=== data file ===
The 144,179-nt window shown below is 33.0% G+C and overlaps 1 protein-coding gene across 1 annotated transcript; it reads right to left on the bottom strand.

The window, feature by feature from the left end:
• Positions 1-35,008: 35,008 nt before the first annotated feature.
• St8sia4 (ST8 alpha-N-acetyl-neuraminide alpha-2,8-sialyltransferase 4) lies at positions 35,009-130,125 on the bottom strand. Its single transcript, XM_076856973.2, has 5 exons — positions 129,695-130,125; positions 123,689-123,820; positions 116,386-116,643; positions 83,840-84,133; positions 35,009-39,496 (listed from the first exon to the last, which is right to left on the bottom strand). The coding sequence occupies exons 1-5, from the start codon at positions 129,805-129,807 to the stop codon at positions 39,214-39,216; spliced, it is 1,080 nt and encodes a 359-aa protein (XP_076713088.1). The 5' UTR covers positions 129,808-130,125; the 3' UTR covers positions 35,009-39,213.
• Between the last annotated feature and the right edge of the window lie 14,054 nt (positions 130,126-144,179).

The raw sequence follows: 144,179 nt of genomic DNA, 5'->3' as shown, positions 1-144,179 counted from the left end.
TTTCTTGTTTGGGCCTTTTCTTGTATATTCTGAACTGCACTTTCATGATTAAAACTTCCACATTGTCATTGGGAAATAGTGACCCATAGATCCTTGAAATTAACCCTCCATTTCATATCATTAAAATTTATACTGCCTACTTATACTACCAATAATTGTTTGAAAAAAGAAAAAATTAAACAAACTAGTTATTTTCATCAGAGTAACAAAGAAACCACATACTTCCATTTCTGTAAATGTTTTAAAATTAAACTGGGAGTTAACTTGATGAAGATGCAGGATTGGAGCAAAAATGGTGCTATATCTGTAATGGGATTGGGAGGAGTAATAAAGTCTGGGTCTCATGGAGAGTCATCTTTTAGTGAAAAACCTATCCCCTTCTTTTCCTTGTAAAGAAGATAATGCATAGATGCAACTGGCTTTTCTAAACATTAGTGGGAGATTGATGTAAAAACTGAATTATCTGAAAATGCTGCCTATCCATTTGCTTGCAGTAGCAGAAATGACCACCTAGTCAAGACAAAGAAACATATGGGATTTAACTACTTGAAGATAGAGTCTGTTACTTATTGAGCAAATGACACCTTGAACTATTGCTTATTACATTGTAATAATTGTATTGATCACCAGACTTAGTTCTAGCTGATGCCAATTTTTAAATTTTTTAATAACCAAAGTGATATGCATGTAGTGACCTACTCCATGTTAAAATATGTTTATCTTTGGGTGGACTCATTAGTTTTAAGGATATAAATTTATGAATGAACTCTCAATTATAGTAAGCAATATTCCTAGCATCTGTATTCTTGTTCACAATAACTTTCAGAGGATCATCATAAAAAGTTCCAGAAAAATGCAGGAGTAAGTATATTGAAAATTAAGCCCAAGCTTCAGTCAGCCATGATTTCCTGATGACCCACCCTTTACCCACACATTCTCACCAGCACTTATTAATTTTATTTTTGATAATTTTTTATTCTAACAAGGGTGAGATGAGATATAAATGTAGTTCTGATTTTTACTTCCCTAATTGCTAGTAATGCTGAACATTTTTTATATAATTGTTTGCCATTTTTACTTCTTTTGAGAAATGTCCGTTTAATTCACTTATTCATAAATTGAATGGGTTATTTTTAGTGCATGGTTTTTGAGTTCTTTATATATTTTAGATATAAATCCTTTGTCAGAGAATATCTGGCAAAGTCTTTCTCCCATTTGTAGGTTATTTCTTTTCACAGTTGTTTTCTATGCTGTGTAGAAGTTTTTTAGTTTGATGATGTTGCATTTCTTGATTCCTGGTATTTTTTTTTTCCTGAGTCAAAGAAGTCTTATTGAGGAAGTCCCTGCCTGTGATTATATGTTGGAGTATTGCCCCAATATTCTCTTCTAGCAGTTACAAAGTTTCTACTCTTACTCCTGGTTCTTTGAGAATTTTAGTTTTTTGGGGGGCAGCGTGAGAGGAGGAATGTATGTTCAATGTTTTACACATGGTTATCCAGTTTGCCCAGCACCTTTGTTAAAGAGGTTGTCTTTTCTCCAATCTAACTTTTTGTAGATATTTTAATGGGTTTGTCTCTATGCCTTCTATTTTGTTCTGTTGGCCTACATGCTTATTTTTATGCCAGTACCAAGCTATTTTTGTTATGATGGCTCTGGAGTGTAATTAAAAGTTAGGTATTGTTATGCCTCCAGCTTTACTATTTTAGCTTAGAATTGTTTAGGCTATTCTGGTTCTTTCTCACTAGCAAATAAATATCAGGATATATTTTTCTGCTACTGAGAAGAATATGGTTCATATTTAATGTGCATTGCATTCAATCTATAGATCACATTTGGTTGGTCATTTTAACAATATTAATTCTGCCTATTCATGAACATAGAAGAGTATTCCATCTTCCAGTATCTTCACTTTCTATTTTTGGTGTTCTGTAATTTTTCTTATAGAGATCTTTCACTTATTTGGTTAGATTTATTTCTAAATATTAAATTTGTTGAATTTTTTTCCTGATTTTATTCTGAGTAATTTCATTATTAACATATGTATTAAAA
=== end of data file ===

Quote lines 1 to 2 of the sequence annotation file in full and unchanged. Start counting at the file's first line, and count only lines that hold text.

The 144,179-nt window shown below is 33.0% G+C and overlaps 1 protein-coding gene across 1 annotated transcript; it reads right to left on the bottom strand.

The window, feature by feature from the left end: